The Jaguar I-Pace electric car will soon be upgraded with an extra 20km driving range thanks to technical knowledge gleaned from the I-Pace eTrophy which runs in conjunction with the ABB Formula E racing championship.
Jaguar says the update – slated to be released to I-Pace electric SUV owners via a software upgrade just before Christmas – improves battery performance and will also include a number of other enhancements including adding the ability for future upgrades to be installed “over-the-air”.
According to Jaguar, the increased range is thanks to an improvement that will allow the I-Pace to access more of its 90kWh battery current capacity, “without affecting drive-ability, durability or performance”.
It’s a great example that highlights a motivation behind introducing electric racing series such as the eTrophy, which first began as a support race to the ABB Formula E in 2016 and attracts entrants from as far afield as Brazil, China, Australia/New Zealand and the UK.
While they focus on competing, Jaguar collects data from each entrant in each race to collate and learn more about how to improve the I-Pace.
“The Jaguar I-PACE eTROPHY has generated a huge amount of data for us to analyse and those marginal gains, derived from competition on the track, are now being applied to customers’ cars to further enhance their driving experience,” said I-Pace vehicle engineering manager Stephen Boulter in a statement.
Typically, EV makers restrict how much of a given EV battery’s capacity can be accessed to reduce stress on the battery and ensure its State of Health (SoH).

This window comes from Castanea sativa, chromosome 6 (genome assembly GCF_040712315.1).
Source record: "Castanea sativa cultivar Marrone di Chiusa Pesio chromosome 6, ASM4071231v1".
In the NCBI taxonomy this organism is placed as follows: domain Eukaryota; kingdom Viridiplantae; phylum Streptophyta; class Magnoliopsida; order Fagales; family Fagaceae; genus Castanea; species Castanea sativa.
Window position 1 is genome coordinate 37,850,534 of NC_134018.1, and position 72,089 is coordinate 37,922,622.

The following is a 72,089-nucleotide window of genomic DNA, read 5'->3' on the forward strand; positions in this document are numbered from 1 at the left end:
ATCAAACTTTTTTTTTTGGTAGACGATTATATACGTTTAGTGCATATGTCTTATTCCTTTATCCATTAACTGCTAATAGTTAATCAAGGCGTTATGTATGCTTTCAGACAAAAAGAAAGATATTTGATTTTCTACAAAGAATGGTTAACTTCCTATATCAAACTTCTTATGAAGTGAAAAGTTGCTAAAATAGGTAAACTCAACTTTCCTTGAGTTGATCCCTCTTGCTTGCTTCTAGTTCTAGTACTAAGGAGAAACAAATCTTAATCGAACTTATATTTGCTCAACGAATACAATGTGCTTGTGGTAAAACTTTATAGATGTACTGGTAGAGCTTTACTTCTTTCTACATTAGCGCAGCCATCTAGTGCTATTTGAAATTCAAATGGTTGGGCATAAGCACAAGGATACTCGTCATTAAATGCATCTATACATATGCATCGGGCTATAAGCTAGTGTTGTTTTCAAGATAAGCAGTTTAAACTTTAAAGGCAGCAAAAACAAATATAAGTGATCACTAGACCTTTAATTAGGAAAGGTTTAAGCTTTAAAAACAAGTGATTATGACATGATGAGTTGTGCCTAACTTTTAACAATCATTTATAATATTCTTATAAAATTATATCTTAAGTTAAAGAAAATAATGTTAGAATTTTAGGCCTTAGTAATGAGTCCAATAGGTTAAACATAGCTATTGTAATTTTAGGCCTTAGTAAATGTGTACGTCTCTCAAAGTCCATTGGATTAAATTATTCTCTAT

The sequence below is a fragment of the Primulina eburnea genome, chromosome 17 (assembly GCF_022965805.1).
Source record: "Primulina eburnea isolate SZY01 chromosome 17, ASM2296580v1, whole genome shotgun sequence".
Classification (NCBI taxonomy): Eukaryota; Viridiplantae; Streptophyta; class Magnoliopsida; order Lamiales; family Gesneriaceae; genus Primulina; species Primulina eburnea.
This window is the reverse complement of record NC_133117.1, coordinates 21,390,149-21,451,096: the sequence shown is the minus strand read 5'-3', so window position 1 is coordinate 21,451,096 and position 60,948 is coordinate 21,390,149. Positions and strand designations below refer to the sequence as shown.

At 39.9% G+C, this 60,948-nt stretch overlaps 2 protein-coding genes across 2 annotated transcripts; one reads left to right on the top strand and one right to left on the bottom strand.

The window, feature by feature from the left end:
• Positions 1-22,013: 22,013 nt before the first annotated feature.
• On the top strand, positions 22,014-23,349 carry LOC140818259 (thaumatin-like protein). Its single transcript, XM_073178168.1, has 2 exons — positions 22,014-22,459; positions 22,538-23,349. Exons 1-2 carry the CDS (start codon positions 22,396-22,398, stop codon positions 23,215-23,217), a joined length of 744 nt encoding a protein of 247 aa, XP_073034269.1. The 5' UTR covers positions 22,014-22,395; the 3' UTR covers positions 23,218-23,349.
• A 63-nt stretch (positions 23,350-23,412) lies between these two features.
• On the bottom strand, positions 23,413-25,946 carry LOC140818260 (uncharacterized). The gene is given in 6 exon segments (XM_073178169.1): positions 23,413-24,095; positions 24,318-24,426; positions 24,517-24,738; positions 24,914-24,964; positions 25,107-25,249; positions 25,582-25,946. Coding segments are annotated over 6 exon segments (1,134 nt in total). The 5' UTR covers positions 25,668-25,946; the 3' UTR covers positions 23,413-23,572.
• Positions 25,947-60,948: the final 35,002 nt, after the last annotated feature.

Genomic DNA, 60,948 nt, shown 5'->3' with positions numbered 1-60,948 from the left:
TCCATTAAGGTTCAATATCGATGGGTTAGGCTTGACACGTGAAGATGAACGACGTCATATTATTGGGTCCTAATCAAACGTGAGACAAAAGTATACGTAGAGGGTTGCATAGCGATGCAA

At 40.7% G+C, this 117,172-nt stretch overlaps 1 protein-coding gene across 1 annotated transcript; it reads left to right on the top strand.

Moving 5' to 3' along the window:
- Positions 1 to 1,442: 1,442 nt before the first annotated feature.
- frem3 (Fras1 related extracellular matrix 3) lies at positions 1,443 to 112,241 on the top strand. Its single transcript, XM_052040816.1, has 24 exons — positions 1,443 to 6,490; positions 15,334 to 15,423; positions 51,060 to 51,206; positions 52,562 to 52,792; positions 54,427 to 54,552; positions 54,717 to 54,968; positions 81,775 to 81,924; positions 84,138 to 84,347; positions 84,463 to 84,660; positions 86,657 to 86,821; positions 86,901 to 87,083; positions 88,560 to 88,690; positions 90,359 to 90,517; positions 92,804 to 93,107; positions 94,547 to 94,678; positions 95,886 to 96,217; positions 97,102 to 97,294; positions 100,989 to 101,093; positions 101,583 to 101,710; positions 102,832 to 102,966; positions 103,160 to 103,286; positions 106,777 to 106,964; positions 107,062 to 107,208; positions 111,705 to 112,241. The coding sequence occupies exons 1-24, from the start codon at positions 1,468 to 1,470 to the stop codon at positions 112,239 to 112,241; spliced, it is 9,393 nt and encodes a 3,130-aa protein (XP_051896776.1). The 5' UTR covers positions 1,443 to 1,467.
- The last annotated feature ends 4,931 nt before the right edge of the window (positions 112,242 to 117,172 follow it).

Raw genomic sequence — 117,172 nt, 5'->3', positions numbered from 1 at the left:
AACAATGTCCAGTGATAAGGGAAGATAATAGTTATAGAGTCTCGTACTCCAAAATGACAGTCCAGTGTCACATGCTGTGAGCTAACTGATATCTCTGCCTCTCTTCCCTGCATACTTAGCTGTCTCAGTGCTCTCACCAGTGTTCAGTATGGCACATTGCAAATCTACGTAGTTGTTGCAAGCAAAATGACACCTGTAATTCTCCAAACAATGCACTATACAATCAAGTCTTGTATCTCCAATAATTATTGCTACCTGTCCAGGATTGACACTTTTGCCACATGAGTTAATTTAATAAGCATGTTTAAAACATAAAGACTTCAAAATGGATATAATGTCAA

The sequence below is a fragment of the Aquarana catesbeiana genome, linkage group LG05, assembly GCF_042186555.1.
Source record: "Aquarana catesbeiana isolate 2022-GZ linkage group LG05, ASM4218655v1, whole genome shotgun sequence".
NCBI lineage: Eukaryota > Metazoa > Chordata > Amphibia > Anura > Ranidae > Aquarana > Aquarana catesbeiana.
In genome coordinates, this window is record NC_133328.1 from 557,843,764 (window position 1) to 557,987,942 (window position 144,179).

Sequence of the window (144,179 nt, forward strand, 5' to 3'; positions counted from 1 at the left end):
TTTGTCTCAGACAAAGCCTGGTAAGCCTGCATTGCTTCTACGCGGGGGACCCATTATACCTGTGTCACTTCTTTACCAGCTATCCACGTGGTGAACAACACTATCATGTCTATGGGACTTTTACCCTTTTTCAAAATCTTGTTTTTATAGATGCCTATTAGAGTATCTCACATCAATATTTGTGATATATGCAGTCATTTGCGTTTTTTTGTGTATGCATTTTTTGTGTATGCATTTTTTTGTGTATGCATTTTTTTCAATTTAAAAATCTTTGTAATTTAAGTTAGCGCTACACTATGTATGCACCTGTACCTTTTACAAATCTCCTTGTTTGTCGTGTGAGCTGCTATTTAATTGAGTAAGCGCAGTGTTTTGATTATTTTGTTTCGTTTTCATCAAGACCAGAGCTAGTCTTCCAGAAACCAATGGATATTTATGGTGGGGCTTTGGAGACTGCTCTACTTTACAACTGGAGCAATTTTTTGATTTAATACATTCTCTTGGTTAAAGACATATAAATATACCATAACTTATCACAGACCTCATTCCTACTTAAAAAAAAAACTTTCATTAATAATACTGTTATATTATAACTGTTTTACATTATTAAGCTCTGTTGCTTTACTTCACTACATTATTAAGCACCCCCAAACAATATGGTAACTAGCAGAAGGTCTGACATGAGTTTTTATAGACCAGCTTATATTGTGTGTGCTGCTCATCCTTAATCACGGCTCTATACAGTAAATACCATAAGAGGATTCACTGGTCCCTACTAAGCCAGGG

The new upgrade will allow I-Pace drivers to access an additional 8% of the battery capacity depending on how they drive, although Jaguar notes that official driving range rating of 470km based on the European WLTP cycle will not change.
In addition to the range increase, the eTrophy data-based upgrade will also improve torque distribution to the front and rear motors to deliver more efficient on Eco mode.
Better aerodynamics are also achieved by a tweak of the thermal management controls which will allow vanes in the active radiator system to be close more often.
Other refinements are also being added derived from real-world driving data, including better regenerative braking and more accurate range calculation (for which the I-Pace has been the subject of criticism).
“The new software updates optimise the powertrain control systems to improve efficiency and allow I-PACE drivers to travel even further on a single charge without any hardware changes – it really is a case of the vehicle getting better with age,” says Boulter.
Customers can contact their local Jaguar dealerships to arrange installation of the complimentary software upgrade.
Bridie Schmidt is lead reporter for The Driven, sister site of Renew Economy. She specialises in writing about new technology and has been writing about electric vehicles for two years. She has a keen interest in the role that zero emissions transport has to play in sustainability and is co-organiser of the Northern Rivers Electric Vehicle Forum.